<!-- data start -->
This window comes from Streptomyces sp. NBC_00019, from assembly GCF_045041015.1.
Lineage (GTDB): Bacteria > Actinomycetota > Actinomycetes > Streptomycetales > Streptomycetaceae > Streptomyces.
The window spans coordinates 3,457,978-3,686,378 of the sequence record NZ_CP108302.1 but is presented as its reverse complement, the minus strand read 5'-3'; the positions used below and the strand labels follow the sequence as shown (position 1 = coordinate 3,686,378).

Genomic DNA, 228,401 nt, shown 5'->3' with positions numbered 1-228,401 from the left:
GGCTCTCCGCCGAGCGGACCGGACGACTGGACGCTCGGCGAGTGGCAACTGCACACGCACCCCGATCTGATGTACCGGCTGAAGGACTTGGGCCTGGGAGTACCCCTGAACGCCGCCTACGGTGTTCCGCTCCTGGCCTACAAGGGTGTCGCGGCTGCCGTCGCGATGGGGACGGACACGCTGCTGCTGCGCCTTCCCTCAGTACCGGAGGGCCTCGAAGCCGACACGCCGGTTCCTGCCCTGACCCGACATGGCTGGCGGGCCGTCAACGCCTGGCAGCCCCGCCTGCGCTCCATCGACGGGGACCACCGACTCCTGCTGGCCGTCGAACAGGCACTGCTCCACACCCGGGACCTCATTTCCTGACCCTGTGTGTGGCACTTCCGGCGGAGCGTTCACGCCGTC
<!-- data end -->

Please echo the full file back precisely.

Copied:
This window comes from Streptomyces sp. NBC_00019, from assembly GCF_045041015.1.
Lineage (GTDB): Bacteria > Actinomycetota > Actinomycetes > Streptomycetales > Streptomycetaceae > Streptomyces.
The window spans coordinates 3,457,978-3,686,378 of the sequence record NZ_CP108302.1 but is presented as its reverse complement, the minus strand read 5'-3'; the positions used below and the strand labels follow the sequence as shown (position 1 = coordinate 3,686,378).

Genomic DNA, 228,401 nt, shown 5'->3' with positions numbered 1-228,401 from the left:
GGCTCTCCGCCGAGCGGACCGGACGACTGGACGCTCGGCGAGTGGCAACTGCACACGCACCCCGATCTGATGTACCGGCTGAAGGACTTGGGCCTGGGAGTACCCCTGAACGCCGCCTACGGTGTTCCGCTCCTGGCCTACAAGGGTGTCGCGGCTGCCGTCGCGATGGGGACGGACACGCTGCTGCTGCGCCTTCCCTCAGTACCGGAGGGCCTCGAAGCCGACACGCCGGTTCCTGCCCTGACCCGACATGGCTGGCGGGCCGTCAACGCCTGGCAGCCCCGCCTGCGCTCCATCGACGGGGACCACCGACTCCTGCTGGCCGTCGAACAGGCACTGCTCCACACCCGGGACCTCATTTCCTGACCCTGTGTGTGGCACTTCCGGCGGAGCGTTCACGCCGTC